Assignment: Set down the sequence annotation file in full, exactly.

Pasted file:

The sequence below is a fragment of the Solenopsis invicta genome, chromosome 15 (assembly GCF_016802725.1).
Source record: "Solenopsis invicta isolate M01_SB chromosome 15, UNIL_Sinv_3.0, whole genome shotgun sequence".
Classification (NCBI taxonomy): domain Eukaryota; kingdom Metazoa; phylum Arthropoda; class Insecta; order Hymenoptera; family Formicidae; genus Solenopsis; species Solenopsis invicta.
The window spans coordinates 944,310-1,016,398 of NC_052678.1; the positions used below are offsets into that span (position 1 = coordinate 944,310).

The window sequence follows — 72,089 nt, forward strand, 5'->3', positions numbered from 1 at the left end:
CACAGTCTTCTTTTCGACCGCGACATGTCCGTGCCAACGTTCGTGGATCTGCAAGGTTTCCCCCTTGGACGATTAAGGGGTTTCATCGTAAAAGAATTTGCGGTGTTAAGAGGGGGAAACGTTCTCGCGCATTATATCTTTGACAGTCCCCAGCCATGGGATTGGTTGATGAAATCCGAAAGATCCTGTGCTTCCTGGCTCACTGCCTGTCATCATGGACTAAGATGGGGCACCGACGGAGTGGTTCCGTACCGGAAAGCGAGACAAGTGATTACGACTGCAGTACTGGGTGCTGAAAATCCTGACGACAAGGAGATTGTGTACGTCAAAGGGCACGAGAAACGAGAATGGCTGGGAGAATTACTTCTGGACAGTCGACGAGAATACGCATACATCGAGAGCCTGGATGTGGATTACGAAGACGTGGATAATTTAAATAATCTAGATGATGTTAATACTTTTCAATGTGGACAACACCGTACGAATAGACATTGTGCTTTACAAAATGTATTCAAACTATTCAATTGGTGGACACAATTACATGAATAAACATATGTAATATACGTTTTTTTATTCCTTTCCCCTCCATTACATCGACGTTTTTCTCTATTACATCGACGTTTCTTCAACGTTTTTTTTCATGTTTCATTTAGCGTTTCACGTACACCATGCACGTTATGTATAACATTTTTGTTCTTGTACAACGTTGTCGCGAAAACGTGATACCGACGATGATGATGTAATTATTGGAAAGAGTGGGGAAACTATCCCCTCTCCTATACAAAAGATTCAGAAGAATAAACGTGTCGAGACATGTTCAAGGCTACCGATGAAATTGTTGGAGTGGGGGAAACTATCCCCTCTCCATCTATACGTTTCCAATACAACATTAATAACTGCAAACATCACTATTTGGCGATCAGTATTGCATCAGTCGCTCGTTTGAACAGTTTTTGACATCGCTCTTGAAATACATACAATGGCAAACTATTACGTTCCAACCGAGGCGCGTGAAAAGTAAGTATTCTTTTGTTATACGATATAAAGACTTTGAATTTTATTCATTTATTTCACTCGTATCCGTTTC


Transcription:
The sequence below is a fragment of the Solenopsis invicta genome, chromosome 15 (assembly GCF_016802725.1).
Source record: "Solenopsis invicta isolate M01_SB chromosome 15, UNIL_Sinv_3.0, whole genome shotgun sequence".
Classification (NCBI taxonomy): domain Eukaryota; kingdom Metazoa; phylum Arthropoda; class Insecta; order Hymenoptera; family Formicidae; genus Solenopsis; species Solenopsis invicta.
The window spans coordinates 944,310-1,016,398 of NC_052678.1; the positions used below are offsets into that span (position 1 = coordinate 944,310).

The window sequence follows — 72,089 nt, forward strand, 5'->3', positions numbered from 1 at the left end:
CACAGTCTTCTTTTCGACCGCGACATGTCCGTGCCAACGTTCGTGGATCTGCAAGGTTTCCCCCTTGGACGATTAAGGGGTTTCATCGTAAAAGAATTTGCGGTGTTAAGAGGGGGAAACGTTCTCGCGCATTATATCTTTGACAGTCCCCAGCCATGGGATTGGTTGATGAAATCCGAAAGATCCTGTGCTTCCTGGCTCACTGCCTGTCATCATGGACTAAGATGGGGCACCGACGGAGTGGTTCCGTACCGGAAAGCGAGACAAGTGATTACGACTGCAGTACTGGGTGCTGAAAATCCTGACGACAAGGAGATTGTGTACGTCAAAGGGCACGAGAAACGAGAATGGCTGGGAGAATTACTTCTGGACAGTCGACGAGAATACGCATACATCGAGAGCCTGGATGTGGATTACGAAGACGTGGATAATTTAAATAATCTAGATGATGTTAATACTTTTCAATGTGGACAACACCGTACGAATAGACATTGTGCTTTACAAAATGTATTCAAACTATTCAATTGGTGGACACAATTACATGAATAAACATATGTAATATACGTTTTTTTATTCCTTTCCCCTCCATTACATCGACGTTTTTCTCTATTACATCGACGTTTCTTCAACGTTTTTTTTCATGTTTCATTTAGCGTTTCACGTACACCATGCACGTTATGTATAACATTTTTGTTCTTGTACAACGTTGTCGCGAAAACGTGATACCGACGATGATGATGTAATTATTGGAAAGAGTGGGGAAACTATCCCCTCTCCTATACAAAAGATTCAGAAGAATAAACGTGTCGAGACATGTTCAAGGCTACCGATGAAATTGTTGGAGTGGGGGAAACTATCCCCTCTCCATCTATACGTTTCCAATACAACATTAATAACTGCAAACATCACTATTTGGCGATCAGTATTGCATCAGTCGCTCGTTTGAACAGTTTTTGACATCGCTCTTGAAATACATACAATGGCAAACTATTACGTTCCAACCGAGGCGCGTGAAAAGTAAGTATTCTTTTGTTATACGATATAAAGACTTTGAATTTTATTCATTTATTTCACTCGTATCCGTTTC